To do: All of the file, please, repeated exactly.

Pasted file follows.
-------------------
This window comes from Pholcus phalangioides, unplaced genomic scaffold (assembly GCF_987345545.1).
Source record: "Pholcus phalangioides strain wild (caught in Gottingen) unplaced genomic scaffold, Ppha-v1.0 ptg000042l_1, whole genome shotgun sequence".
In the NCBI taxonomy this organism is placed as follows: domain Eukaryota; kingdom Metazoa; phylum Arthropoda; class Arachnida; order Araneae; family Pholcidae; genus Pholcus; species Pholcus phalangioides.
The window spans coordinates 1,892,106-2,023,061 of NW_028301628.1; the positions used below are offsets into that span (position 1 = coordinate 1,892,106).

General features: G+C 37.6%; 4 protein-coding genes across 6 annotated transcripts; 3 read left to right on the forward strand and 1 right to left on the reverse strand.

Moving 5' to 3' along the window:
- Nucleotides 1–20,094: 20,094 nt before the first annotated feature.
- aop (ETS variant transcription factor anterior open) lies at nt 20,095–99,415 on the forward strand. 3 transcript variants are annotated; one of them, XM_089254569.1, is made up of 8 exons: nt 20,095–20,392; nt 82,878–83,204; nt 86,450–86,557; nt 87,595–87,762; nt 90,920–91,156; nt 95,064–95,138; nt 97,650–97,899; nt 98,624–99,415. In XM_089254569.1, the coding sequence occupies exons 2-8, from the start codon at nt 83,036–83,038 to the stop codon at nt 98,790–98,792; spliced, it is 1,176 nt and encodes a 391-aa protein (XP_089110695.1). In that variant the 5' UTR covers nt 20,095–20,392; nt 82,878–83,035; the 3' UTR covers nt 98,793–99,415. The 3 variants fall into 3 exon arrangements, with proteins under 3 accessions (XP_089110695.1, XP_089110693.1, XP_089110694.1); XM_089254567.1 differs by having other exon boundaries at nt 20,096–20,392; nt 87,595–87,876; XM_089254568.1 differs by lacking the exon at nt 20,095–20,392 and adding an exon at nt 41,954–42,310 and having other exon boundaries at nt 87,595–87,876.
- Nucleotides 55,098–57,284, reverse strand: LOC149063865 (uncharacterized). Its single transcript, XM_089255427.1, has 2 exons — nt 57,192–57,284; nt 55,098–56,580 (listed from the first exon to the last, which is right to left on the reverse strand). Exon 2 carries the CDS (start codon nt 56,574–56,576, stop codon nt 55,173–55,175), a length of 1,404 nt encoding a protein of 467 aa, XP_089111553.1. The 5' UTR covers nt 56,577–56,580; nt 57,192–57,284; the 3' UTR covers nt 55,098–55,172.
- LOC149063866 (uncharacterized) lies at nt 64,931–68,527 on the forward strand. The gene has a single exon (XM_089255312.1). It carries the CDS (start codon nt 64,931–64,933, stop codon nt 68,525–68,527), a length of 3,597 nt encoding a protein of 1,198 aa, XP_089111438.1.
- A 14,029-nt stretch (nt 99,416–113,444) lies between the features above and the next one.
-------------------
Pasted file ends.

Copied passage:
This window comes from Pholcus phalangioides, unplaced genomic scaffold (assembly GCF_987345545.1).
Source record: "Pholcus phalangioides strain wild (caught in Gottingen) unplaced genomic scaffold, Ppha-v1.0 ptg000042l_1, whole genome shotgun sequence".
In the NCBI taxonomy this organism is placed as follows: domain Eukaryota; kingdom Metazoa; phylum Arthropoda; class Arachnida; order Araneae; family Pholcidae; genus Pholcus; species Pholcus phalangioides.
The window spans coordinates 1,892,106-2,023,061 of NW_028301628.1; the positions used below are offsets into that span (position 1 = coordinate 1,892,106).

General features: G+C 37.6%; 4 protein-coding genes across 6 annotated transcripts; 3 read left to right on the forward strand and 1 right to left on the reverse strand.

Moving 5' to 3' along the window:
- Nucleotides 1–20,094: 20,094 nt before the first annotated feature.
- aop (ETS variant transcription factor anterior open) lies at nt 20,095–99,415 on the forward strand. 3 transcript variants are annotated; one of them, XM_089254569.1, is made up of 8 exons: nt 20,095–20,392; nt 82,878–83,204; nt 86,450–86,557; nt 87,595–87,762; nt 90,920–91,156; nt 95,064–95,138; nt 97,650–97,899; nt 98,624–99,415. In XM_089254569.1, the coding sequence occupies exons 2-8, from the start codon at nt 83,036–83,038 to the stop codon at nt 98,790–98,792; spliced, it is 1,176 nt and encodes a 391-aa protein (XP_089110695.1). In that variant the 5' UTR covers nt 20,095–20,392; nt 82,878–83,035; the 3' UTR covers nt 98,793–99,415. The 3 variants fall into 3 exon arrangements, with proteins under 3 accessions (XP_089110695.1, XP_089110693.1, XP_089110694.1); XM_089254567.1 differs by having other exon boundaries at nt 20,096–20,392; nt 87,595–87,876; XM_089254568.1 differs by lacking the exon at nt 20,095–20,392 and adding an exon at nt 41,954–42,310 and having other exon boundaries at nt 87,595–87,876.
- Nucleotides 55,098–57,284, reverse strand: LOC149063865 (uncharacterized). Its single transcript, XM_089255427.1, has 2 exons — nt 57,192–57,284; nt 55,098–56,580 (listed from the first exon to the last, which is right to left on the reverse strand). Exon 2 carries the CDS (start codon nt 56,574–56,576, stop codon nt 55,173–55,175), a length of 1,404 nt encoding a protein of 467 aa, XP_089111553.1. The 5' UTR covers nt 56,577–56,580; nt 57,192–57,284; the 3' UTR covers nt 55,098–55,172.
- LOC149063866 (uncharacterized) lies at nt 64,931–68,527 on the forward strand. The gene has a single exon (XM_089255312.1). It carries the CDS (start codon nt 64,931–64,933, stop codon nt 68,525–68,527), a length of 3,597 nt encoding a protein of 1,198 aa, XP_089111438.1.
- A 14,029-nt stretch (nt 99,416–113,444) lies between the features above and the next one.